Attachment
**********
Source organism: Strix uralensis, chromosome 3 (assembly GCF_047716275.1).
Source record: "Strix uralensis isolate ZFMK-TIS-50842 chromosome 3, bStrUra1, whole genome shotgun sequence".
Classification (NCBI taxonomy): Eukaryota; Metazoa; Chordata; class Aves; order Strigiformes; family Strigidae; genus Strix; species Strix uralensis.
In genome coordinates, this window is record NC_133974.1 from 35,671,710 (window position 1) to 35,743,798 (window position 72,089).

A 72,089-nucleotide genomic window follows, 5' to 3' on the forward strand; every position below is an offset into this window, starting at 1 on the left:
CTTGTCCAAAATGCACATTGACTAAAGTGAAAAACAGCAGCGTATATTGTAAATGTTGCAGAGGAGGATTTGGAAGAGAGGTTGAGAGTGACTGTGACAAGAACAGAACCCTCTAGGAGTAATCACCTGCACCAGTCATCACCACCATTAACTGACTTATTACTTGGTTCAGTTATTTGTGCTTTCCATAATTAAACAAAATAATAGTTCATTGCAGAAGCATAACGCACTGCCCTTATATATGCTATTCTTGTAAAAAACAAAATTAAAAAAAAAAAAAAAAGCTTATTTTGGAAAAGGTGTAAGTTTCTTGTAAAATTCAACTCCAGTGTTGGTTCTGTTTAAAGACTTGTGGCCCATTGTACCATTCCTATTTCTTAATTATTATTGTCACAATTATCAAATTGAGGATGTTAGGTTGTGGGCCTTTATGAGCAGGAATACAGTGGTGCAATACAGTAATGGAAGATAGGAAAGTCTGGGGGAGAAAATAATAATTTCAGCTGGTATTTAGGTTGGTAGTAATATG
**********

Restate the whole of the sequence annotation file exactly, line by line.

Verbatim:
Source organism: Strix uralensis, chromosome 3 (assembly GCF_047716275.1).
Source record: "Strix uralensis isolate ZFMK-TIS-50842 chromosome 3, bStrUra1, whole genome shotgun sequence".
Classification (NCBI taxonomy): Eukaryota; Metazoa; Chordata; class Aves; order Strigiformes; family Strigidae; genus Strix; species Strix uralensis.
In genome coordinates, this window is record NC_133974.1 from 35,671,710 (window position 1) to 35,743,798 (window position 72,089).

A 72,089-nucleotide genomic window follows, 5' to 3' on the forward strand; every position below is an offset into this window, starting at 1 on the left:
CTTGTCCAAAATGCACATTGACTAAAGTGAAAAACAGCAGCGTATATTGTAAATGTTGCAGAGGAGGATTTGGAAGAGAGGTTGAGAGTGACTGTGACAAGAACAGAACCCTCTAGGAGTAATCACCTGCACCAGTCATCACCACCATTAACTGACTTATTACTTGGTTCAGTTATTTGTGCTTTCCATAATTAAACAAAATAATAGTTCATTGCAGAAGCATAACGCACTGCCCTTATATATGCTATTCTTGTAAAAAACAAAATTAAAAAAAAAAAAAAAAGCTTATTTTGGAAAAGGTGTAAGTTTCTTGTAAAATTCAACTCCAGTGTTGGTTCTGTTTAAAGACTTGTGGCCCATTGTACCATTCCTATTTCTTAATTATTATTGTCACAATTATCAAATTGAGGATGTTAGGTTGTGGGCCTTTATGAGCAGGAATACAGTGGTGCAATACAGTAATGGAAGATAGGAAAGTCTGGGGGAGAAAATAATAATTTCAGCTGGTATTTAGGTTGGTAGTAATATG